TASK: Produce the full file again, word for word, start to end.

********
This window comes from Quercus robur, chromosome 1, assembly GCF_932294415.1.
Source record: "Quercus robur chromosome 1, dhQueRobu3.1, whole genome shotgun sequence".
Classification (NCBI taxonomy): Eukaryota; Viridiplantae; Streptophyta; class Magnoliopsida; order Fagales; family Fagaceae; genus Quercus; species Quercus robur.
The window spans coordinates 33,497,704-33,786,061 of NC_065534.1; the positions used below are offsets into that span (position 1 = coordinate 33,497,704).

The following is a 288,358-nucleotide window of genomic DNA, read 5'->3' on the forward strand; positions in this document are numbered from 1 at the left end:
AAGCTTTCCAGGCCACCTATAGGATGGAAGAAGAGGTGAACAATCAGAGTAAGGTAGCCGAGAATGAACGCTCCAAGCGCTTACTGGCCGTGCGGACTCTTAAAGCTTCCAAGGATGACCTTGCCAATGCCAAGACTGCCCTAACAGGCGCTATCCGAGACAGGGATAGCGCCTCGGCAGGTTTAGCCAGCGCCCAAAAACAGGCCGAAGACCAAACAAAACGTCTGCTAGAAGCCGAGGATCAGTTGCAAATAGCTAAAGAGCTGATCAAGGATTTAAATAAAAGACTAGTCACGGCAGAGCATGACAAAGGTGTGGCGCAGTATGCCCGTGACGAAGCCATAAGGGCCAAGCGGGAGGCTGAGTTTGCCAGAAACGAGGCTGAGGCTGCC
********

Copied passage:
This window comes from Quercus robur, chromosome 1, assembly GCF_932294415.1.
Source record: "Quercus robur chromosome 1, dhQueRobu3.1, whole genome shotgun sequence".
Classification (NCBI taxonomy): Eukaryota; Viridiplantae; Streptophyta; class Magnoliopsida; order Fagales; family Fagaceae; genus Quercus; species Quercus robur.
The window spans coordinates 33,497,704-33,786,061 of NC_065534.1; the positions used below are offsets into that span (position 1 = coordinate 33,497,704).

The following is a 288,358-nucleotide window of genomic DNA, read 5'->3' on the forward strand; positions in this document are numbered from 1 at the left end:
AAGCTTTCCAGGCCACCTATAGGATGGAAGAAGAGGTGAACAATCAGAGTAAGGTAGCCGAGAATGAACGCTCCAAGCGCTTACTGGCCGTGCGGACTCTTAAAGCTTCCAAGGATGACCTTGCCAATGCCAAGACTGCCCTAACAGGCGCTATCCGAGACAGGGATAGCGCCTCGGCAGGTTTAGCCAGCGCCCAAAAACAGGCCGAAGACCAAACAAAACGTCTGCTAGAAGCCGAGGATCAGTTGCAAATAGCTAAAGAGCTGATCAAGGATTTAAATAAAAGACTAGTCACGGCAGAGCATGACAAAGGTGTGGCGCAGTATGCCCGTGACGAAGCCATAAGGGCCAAGCGGGAGGCTGAGTTTGCCAGAAACGAGGCTGAGGCTGCC